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T-Mobile's Ludwig sets out store for 2006

By:
John Stevenson and Jeff Jones
Published:
December 27, 2005, 0:00 GMT,
Updated:
April 22, 2009, 20:35 BST
Edition:
First Edition Cycling News for December 27, 2005
Olaf Ludwig at the 2004 Peace Race Photo: © KlaDi

Olaf Ludwig at the 2004 Peace Race Photo: © KlaDi

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New T-Mobile team manager Olaf Ludwig has hinted that he expects the team to be more successful in...

New T-Mobile team manager Olaf Ludwig has hinted that he expects the team to be more successful in 2006. The 45-year-old former pro has worked as T-Mobile's spokesman for the last several years, before stepping into a team management role in 2005. With the departure of long-standing team manager Walter Godefroot, Ludwig will be in overall charge of the magenta team in 2006.

In an interview posted on the team's website, Ludwig said that the team's "goals remain the same in the future: We want to leave our mark on the Spring Classics, the Tour de France and the Deutschland-Tour. We have 29 riders in our team and apart from the Tour de France there are significantly more races we are capable of winning. The big Classics like Liege-Bastogne-Liege, the Amstel Gold Race, the Tour of Flanders or Milan-San Remo come to my mind. My aim is to form a team, which will show determined performances in 2006 and race with passion."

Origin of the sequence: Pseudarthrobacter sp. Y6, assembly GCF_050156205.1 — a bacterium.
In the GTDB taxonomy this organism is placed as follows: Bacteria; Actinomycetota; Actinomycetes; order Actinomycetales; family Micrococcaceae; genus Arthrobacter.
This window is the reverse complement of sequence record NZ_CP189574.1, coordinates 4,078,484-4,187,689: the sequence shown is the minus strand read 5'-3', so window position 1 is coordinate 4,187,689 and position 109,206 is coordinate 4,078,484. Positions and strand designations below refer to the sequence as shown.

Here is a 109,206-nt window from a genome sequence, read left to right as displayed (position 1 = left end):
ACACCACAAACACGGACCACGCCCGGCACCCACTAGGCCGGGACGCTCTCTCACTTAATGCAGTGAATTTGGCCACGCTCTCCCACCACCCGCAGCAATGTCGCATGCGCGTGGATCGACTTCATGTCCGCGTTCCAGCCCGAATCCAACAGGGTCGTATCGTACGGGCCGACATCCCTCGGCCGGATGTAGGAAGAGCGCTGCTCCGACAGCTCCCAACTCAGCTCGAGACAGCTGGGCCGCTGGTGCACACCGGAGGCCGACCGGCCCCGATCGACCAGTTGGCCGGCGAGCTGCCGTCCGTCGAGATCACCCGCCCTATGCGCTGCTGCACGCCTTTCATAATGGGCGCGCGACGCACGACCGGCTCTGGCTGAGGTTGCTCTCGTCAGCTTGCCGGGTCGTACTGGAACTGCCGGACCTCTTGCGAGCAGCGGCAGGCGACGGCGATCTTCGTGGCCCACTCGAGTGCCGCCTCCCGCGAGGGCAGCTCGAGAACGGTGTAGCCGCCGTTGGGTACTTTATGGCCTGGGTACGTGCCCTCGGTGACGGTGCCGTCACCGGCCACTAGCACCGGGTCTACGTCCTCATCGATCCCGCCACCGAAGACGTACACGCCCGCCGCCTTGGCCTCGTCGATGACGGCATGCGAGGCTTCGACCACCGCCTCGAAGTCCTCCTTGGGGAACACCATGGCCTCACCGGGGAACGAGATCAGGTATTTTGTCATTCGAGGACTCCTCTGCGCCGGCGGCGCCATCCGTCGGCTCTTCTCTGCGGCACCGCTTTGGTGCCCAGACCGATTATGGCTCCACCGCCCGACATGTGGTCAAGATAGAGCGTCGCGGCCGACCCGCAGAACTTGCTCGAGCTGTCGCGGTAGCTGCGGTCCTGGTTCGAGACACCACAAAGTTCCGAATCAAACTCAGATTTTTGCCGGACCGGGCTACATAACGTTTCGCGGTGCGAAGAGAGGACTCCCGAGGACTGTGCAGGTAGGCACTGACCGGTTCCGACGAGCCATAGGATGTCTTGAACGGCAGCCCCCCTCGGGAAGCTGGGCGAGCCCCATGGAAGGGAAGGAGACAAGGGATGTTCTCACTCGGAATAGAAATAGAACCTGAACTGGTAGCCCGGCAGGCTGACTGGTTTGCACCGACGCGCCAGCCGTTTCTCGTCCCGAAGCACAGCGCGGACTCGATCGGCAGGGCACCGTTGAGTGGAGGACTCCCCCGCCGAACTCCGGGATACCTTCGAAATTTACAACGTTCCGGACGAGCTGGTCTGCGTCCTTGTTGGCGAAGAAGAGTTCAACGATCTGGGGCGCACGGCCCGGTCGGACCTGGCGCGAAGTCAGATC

Ludwig will be helped in that aim by Mario Kummer, who moves up from acting as a day-to-day directeur sportif to the role of sport and technical director, effectively making him Ludwig's second-in-command. "Mario Kummer fits the bill perfectly," said Ludwig "He will handle logistics and strategy, assigns the sporting directors, who in turn can commit themselves to their original job: Focusing on sport matters. I think, this ways we have a clear structure in the future, the positions are defined."

Ludwig says he is looking forward to the job. "Having had experience as a rider, team spokesman, sporting director and having worked in organisations and committees makes thing somewhat easier for me," he said. "By now I have developed an all-encompassing view of cycling. And that's a good place to start from and tackle the challenges ahead."

However, he doesn't seem to be planning to faithfully emulate Walter Godefroot's management style. "I don't want to be a tough cookie, neither do I want to be too soft," he said. "In other words, it's about striking the right balance and finding my own style. I'm still quite young, have even raced together with some riders in the peloton like Steffen Wesemann. I might make a mistake or two. But that's part of the game."

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